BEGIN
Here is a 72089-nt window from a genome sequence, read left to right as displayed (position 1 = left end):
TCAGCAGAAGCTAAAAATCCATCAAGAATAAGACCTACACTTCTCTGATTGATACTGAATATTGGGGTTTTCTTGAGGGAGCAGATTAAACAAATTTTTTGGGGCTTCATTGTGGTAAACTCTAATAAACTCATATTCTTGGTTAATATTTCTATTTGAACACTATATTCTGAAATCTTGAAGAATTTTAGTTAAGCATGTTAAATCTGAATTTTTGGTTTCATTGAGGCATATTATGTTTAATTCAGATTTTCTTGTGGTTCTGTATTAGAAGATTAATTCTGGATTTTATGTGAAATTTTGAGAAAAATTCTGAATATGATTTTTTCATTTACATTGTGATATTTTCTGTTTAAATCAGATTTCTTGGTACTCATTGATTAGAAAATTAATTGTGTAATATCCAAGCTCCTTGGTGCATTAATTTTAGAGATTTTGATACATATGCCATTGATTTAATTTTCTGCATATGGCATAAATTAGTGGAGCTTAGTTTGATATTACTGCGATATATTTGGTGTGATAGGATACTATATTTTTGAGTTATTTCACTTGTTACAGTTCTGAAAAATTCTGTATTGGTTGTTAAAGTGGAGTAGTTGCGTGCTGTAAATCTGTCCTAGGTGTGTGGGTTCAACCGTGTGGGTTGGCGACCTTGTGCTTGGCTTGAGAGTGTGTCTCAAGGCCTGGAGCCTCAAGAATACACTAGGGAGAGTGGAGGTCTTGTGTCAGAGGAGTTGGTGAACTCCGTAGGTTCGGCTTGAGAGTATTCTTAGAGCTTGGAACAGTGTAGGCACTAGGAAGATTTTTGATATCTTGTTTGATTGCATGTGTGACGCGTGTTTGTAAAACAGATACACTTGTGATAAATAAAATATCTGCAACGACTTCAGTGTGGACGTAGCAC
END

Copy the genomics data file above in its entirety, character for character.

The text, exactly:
Here is a 72089-nt window from a genome sequence, read left to right as displayed (position 1 = left end):
TCAGCAGAAGCTAAAAATCCATCAAGAATAAGACCTACACTTCTCTGATTGATACTGAATATTGGGGTTTTCTTGAGGGAGCAGATTAAACAAATTTTTTGGGGCTTCATTGTGGTAAACTCTAATAAACTCATATTCTTGGTTAATATTTCTATTTGAACACTATATTCTGAAATCTTGAAGAATTTTAGTTAAGCATGTTAAATCTGAATTTTTGGTTTCATTGAGGCATATTATGTTTAATTCAGATTTTCTTGTGGTTCTGTATTAGAAGATTAATTCTGGATTTTATGTGAAATTTTGAGAAAAATTCTGAATATGATTTTTTCATTTACATTGTGATATTTTCTGTTTAAATCAGATTTCTTGGTACTCATTGATTAGAAAATTAATTGTGTAATATCCAAGCTCCTTGGTGCATTAATTTTAGAGATTTTGATACATATGCCATTGATTTAATTTTCTGCATATGGCATAAATTAGTGGAGCTTAGTTTGATATTACTGCGATATATTTGGTGTGATAGGATACTATATTTTTGAGTTATTTCACTTGTTACAGTTCTGAAAAATTCTGTATTGGTTGTTAAAGTGGAGTAGTTGCGTGCTGTAAATCTGTCCTAGGTGTGTGGGTTCAACCGTGTGGGTTGGCGACCTTGTGCTTGGCTTGAGAGTGTGTCTCAAGGCCTGGAGCCTCAAGAATACACTAGGGAGAGTGGAGGTCTTGTGTCAGAGGAGTTGGTGAACTCCGTAGGTTCGGCTTGAGAGTATTCTTAGAGCTTGGAACAGTGTAGGCACTAGGAAGATTTTTGATATCTTGTTTGATTGCATGTGTGACGCGTGTTTGTAAAACAGATACACTTGTGATAAATAAAATATCTGCAACGACTTCAGTGTGGACGTAGCAC